Communication and Scientific Outreach



Communication and Scientific Outreach

One of my interests is communicating science to the general public and increasing the participation of traditionally under-represented groups in research, especially on the K-12 level.

In March 2021, I took part in my fifth trip to the Capitol Hill (this year was again virtual) to discuss the importance of particle physics research and investment in science with members of Congress and their staff. It was as usual a fantastic opportunity to communicate science to the legislators and establish some long lasting connections in DC.



In October 2020, I co-organized a Machine Learning for Science (ML4SCI) Virtual Hackathon on several US Campuses (University of Alabama, Brown University, Dartmouth College, Davidson College, University of Florida, Florida State University, Florida Tech, University of South Carolina, University of Puerto Rico Mayaguez) that focused on on applying machine learning techniques to scientific challenges.



In March 2020, I took part in my fourth trip to the Capitol Hill (this year it was virtual) to discuss the importance of particle physics research and investment in science with members of Congress and their staff. I enjoy making the most of the opportunity to discuss these topics with our lawmakers.



In Dec. 2019, we again took part in the Computer Science For Rhode Island (CS4RI) Summit for High School Students, where students had a chance to learn from interactive demos teaching them basics of machine learning in the context of open scientific data.


In Nov. 2019, I took part in the machine learning exhibit at the Supercomputing-19 conference focused on fast machine learning.



In October 2019, I organized a machine learning hackathon in University of Alabama that attracted undergraduate and graduate students from physics, engineering, computer science and math.



In July 2019, I organized a machine learning hackathon as part of the 2019 INFN School of Statistics in Paestum, Italy. There were ~100 participants that took part in the hackathon.



In April 2019, I co-organized a machine learning hackathon based on the data from the Large Hadron Collider at the University of Puerto Rico Mayaguez. I used the opportunity to promote data science and teach its core concepts to undergraduate students at University of Puerto Rico.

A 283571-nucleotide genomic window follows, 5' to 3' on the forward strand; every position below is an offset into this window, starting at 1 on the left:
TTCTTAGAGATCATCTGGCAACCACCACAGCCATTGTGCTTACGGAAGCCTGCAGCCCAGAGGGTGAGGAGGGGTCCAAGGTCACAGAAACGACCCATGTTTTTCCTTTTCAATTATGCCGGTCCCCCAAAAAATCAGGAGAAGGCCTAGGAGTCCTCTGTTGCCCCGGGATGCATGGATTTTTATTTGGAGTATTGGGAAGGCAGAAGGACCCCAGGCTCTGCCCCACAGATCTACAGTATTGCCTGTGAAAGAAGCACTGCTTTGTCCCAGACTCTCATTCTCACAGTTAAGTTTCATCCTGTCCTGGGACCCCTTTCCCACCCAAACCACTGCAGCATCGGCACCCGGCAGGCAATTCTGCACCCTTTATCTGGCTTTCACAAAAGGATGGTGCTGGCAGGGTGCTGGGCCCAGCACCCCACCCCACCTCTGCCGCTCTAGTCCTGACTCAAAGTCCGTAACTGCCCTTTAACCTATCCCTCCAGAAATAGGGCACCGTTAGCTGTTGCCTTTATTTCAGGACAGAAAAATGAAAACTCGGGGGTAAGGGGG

In March 2019, I again took part in the annual high-energy physics trip to Capitol Hill to talk about the importance of particle physics research and investment in science.



In February 2018, to highlight our recent CMS observation of Higgs boson decays to bottom quark pairs,  I assisted Tim Blais from acapellascience, in recording a music video (parody) to a song by Drake called “Started from a Bottom”. The song discusses the observation of the Higgs boson decays in this channel and is filmed in front of the CMS detector in Cessy, France.





In December 2018, I prepared a special demonstration with Jupyter Notebooks for the Computer Science for Rhode Island (CS4RI) Summit for ~2000 middle and high school students interested in computer science. The demonstrations focused on teaching basics of data science through examples in physics and planetary science:


In November 2018, I co-organized the LHC Machine Learning Hackathon in Brown University that attracted students of different backgrounds interested in machine learning applications in science. We will conduct a similar data-thon in Puerto Rico this spring.



In November 2018, I co-wrote a Fermilab News article about the International Workshop on Machine Learning for Jet Physics (ML4Jets) that attracted many theoretical and experimental physicists interested in machine learning in particle physics:



In July 2018, I co-wrote a popular article for the CERN Courier on “Deep Learning in Particle Physics



In fall of 2018, I co-organized with several others a special day-long event at CERN with a focus on training physicists on different ways to engage the general public: